Landfill gas extraction and purification techniques
thesisposted on 08.06.2021, 11:05 authored by Samuel Gebrehawariat.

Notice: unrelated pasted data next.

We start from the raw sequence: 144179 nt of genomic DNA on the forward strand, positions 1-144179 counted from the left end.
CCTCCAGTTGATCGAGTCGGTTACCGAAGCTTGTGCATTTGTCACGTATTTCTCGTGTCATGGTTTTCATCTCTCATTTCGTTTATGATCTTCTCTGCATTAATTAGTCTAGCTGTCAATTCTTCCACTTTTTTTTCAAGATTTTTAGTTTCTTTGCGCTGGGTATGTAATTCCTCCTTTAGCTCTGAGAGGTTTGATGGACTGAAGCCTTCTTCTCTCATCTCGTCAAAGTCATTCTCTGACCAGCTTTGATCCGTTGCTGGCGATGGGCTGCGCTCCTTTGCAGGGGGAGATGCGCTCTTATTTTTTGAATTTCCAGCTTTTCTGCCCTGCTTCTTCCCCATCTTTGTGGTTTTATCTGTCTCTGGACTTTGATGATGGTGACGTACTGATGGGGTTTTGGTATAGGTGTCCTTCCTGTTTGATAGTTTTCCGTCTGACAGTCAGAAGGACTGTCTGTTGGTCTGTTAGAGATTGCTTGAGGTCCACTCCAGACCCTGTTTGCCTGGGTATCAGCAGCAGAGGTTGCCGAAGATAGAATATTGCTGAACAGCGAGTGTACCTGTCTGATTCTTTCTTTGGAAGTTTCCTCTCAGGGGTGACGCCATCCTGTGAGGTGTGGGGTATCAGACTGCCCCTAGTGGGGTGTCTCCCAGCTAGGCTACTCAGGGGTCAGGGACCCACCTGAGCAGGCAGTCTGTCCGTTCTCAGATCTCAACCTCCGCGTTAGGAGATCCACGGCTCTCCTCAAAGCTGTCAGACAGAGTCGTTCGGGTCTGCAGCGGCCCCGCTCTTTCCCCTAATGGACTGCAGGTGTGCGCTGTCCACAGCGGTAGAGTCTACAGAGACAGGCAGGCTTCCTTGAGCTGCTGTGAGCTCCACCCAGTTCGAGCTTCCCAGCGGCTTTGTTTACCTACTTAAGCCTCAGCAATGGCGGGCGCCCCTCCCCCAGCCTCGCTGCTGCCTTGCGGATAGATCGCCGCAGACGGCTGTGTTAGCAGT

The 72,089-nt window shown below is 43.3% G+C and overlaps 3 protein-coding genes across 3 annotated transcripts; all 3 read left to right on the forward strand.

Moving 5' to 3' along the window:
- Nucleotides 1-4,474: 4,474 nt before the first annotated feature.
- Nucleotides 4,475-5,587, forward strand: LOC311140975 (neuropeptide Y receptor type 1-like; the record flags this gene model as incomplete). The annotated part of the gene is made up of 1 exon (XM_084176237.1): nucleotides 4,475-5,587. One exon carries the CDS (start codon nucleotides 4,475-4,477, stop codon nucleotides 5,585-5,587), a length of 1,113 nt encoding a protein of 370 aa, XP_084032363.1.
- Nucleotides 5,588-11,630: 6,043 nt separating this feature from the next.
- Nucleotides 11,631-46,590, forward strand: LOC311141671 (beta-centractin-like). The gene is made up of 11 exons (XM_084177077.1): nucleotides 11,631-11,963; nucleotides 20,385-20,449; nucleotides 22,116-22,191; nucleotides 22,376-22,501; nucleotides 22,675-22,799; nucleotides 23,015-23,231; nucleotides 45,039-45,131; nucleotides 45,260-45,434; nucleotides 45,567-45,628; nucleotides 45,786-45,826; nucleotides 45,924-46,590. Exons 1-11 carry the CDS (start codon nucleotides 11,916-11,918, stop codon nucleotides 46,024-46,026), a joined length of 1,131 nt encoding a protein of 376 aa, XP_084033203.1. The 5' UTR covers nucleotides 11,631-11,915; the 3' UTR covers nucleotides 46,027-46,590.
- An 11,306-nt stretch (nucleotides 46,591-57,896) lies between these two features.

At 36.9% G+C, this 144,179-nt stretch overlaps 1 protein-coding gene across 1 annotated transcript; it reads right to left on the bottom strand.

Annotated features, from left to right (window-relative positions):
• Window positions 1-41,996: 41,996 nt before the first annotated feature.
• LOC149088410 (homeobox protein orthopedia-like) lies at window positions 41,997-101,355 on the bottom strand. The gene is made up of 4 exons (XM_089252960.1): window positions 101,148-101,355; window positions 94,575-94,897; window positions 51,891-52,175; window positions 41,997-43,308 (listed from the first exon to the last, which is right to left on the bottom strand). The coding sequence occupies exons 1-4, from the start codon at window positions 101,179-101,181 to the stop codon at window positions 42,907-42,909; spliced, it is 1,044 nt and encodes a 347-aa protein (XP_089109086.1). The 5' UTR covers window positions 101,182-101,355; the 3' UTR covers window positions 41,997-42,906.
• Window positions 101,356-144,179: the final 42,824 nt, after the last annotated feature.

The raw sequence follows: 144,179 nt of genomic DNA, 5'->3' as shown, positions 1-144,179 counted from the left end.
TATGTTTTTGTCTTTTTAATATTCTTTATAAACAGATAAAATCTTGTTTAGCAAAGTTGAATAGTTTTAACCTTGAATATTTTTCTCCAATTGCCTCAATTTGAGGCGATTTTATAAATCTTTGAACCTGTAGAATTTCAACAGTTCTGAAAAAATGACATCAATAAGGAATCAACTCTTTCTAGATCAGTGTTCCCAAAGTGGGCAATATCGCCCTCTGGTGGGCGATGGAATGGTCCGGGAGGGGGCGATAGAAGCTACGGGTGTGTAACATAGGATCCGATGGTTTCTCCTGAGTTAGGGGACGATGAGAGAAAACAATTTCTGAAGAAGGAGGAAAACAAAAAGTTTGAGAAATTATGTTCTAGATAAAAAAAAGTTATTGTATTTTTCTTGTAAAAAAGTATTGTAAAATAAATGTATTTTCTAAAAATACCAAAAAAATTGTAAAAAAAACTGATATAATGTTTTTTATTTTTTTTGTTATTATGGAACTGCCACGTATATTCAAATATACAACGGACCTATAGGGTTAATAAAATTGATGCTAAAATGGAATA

Landfill Gas (LFG) is mainly composed of methane and carbon dioxide and some other compounds like hydrogen sulphide, water vapor, etc. in trace level. The gas is, basically, generated as an end product of anaerobic decomposition of solid wastes containing organic matter. Studies indicate that LFG production ranges between 0.05 and 0.40 m3 of LFG per kilogram of solid waste (Ham, 1989). There are a number of different ways of collecting gas from landfills. The main part of the collection system includes vertical extraction wells and/or horizontal trenches; headers and piping system; and blower and compressor for creating pressure gradient so that the gas flow is induced. Purification of LFG is important whereby the gas is upgraded to biomethane with relatively higher energy value. There are a number of available techniques designed to upgrade LFG to biomethane by removing the impurities such as CO2, H2S, moisture, etc. Generally, the paper discusses landfill gas generation, gas extraction and purifications techniques. Compositions of LFG and gas generation processes are discussed. Inline with this, different models for estimating the rate of LFG generation are analyzed. Landfill gas generation model of U.S. EPA along with other common quantifying models are explored. The study of LFG extraction and collection systems includes design considerations for LFG collection schemes, gas capture augmenting techniques, and the prediction of gas collection efficiency. An in depth assessment of purification processes of LFG along with upgrading of the LFG to biomethane of different grades is carried out. The discussion on gas purification methods is conducted in accordance with the type of LFG composition, level of treatment required, quality of LFG expected, and the final application of the LFG and biomethane.